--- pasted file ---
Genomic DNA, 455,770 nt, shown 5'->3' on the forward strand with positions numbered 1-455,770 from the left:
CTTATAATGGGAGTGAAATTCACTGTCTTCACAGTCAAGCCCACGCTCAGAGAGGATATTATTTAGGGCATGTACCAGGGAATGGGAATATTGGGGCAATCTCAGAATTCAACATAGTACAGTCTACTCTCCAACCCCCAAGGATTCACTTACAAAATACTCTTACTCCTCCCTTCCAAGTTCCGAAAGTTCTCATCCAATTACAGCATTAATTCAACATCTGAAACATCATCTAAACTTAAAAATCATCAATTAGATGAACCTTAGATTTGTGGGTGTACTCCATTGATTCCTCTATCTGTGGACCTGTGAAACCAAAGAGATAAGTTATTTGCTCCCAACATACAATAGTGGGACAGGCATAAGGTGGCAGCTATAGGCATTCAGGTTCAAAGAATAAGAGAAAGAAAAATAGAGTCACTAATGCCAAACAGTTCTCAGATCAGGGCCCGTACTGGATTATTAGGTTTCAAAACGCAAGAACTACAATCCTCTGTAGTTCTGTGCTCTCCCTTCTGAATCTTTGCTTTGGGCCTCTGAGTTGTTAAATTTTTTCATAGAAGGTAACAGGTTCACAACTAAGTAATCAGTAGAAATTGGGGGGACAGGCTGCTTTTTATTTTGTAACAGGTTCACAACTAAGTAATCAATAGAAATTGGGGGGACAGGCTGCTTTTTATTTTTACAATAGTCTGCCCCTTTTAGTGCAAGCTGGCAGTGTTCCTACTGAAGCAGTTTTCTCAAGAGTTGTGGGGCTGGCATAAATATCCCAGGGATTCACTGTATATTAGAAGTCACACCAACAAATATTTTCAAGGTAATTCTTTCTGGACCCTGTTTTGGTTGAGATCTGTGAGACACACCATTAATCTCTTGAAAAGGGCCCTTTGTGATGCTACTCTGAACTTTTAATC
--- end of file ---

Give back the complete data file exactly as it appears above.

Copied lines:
Genomic DNA, 455,770 nt, shown 5'->3' on the forward strand with positions numbered 1-455,770 from the left:
CTTATAATGGGAGTGAAATTCACTGTCTTCACAGTCAAGCCCACGCTCAGAGAGGATATTATTTAGGGCATGTACCAGGGAATGGGAATATTGGGGCAATCTCAGAATTCAACATAGTACAGTCTACTCTCCAACCCCCAAGGATTCACTTACAAAATACTCTTACTCCTCCCTTCCAAGTTCCGAAAGTTCTCATCCAATTACAGCATTAATTCAACATCTGAAACATCATCTAAACTTAAAAATCATCAATTAGATGAACCTTAGATTTGTGGGTGTACTCCATTGATTCCTCTATCTGTGGACCTGTGAAACCAAAGAGATAAGTTATTTGCTCCCAACATACAATAGTGGGACAGGCATAAGGTGGCAGCTATAGGCATTCAGGTTCAAAGAATAAGAGAAAGAAAAATAGAGTCACTAATGCCAAACAGTTCTCAGATCAGGGCCCGTACTGGATTATTAGGTTTCAAAACGCAAGAACTACAATCCTCTGTAGTTCTGTGCTCTCCCTTCTGAATCTTTGCTTTGGGCCTCTGAGTTGTTAAATTTTTTCATAGAAGGTAACAGGTTCACAACTAAGTAATCAGTAGAAATTGGGGGGACAGGCTGCTTTTTATTTTGTAACAGGTTCACAACTAAGTAATCAATAGAAATTGGGGGGACAGGCTGCTTTTTATTTTTACAATAGTCTGCCCCTTTTAGTGCAAGCTGGCAGTGTTCCTACTGAAGCAGTTTTCTCAAGAGTTGTGGGGCTGGCATAAATATCCCAGGGATTCACTGTATATTAGAAGTCACACCAACAAATATTTTCAAGGTAATTCTTTCTGGACCCTGTTTTGGTTGAGATCTGTGAGACACACCATTAATCTCTTGAAAAGGGCCCTTTGTGATGCTACTCTGAACTTTTAATC